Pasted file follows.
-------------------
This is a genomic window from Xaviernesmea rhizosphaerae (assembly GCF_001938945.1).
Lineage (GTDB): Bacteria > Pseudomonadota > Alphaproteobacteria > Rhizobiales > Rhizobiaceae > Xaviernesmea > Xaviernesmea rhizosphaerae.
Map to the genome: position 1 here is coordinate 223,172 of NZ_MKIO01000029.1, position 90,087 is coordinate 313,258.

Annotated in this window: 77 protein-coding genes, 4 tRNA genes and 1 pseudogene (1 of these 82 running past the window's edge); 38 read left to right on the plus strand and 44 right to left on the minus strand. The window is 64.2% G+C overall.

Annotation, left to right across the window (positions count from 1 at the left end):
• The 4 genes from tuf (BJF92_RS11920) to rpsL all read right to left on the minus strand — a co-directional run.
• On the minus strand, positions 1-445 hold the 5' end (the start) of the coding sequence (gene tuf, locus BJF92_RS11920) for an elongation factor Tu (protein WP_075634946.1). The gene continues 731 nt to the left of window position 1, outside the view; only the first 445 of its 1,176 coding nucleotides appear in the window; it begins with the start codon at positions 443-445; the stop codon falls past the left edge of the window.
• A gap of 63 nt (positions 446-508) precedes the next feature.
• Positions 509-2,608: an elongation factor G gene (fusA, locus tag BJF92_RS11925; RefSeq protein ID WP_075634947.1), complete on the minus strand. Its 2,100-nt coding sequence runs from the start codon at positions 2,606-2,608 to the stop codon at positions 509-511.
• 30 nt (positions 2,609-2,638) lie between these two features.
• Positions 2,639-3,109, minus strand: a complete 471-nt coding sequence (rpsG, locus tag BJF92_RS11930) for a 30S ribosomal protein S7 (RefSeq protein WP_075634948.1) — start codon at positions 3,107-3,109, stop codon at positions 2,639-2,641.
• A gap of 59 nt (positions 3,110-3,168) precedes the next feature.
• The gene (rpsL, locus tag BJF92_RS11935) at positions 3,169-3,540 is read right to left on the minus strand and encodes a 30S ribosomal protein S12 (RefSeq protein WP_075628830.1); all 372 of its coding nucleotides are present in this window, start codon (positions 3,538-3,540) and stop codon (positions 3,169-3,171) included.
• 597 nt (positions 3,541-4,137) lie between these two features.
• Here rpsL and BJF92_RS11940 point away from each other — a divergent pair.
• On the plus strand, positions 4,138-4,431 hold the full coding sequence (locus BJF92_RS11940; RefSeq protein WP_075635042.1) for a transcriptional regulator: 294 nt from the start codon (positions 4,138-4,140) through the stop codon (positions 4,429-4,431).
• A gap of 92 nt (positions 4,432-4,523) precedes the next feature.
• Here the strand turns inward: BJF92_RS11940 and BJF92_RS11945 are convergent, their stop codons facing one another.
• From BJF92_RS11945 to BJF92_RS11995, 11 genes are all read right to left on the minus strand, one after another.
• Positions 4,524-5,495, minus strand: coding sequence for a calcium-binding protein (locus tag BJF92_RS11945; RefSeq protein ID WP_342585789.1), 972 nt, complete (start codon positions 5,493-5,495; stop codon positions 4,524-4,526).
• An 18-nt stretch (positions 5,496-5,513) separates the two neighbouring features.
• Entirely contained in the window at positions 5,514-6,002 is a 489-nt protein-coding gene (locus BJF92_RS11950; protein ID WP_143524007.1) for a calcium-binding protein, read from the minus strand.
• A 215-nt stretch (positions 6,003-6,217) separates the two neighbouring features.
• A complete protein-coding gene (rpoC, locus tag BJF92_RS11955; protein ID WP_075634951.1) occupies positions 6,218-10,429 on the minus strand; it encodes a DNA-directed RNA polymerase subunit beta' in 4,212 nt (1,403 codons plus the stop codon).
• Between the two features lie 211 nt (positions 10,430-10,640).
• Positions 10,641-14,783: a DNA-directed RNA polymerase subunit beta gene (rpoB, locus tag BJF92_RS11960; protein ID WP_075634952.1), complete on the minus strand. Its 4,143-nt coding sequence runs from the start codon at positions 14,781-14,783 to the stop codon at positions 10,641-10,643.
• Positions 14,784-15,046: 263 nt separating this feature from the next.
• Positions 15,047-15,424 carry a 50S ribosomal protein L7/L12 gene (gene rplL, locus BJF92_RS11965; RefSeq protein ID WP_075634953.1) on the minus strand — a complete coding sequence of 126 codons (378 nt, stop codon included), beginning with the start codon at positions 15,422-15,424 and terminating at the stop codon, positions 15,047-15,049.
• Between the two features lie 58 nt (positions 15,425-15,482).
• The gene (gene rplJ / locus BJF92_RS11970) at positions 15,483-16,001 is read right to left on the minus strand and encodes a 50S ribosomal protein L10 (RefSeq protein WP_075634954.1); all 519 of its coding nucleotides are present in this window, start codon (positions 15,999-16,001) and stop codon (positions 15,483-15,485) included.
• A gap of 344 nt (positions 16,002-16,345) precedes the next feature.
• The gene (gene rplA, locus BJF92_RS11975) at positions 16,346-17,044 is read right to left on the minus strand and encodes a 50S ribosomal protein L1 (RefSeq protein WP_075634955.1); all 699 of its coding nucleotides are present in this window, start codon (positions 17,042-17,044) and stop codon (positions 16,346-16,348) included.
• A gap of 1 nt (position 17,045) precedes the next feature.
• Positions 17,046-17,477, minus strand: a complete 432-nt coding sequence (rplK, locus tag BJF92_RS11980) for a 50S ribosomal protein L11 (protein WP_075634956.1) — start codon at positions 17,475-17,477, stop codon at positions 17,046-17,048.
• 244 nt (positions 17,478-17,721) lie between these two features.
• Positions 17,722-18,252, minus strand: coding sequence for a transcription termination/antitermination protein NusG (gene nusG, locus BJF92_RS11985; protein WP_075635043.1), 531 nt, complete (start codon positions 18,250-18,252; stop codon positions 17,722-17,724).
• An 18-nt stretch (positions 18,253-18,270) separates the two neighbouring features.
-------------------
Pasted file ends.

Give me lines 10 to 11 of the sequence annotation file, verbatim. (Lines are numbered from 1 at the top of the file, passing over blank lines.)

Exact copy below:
• 30 nt (positions 2,609-2,638) lie between these two features.
• Positions 2,639-3,109, minus strand: a complete 471-nt coding sequence (rpsG, locus tag BJF92_RS11930) for a 30S ribosomal protein S7 (RefSeq protein WP_075634948.1) — start codon at positions 3,107-3,109, stop codon at positions 2,639-2,641.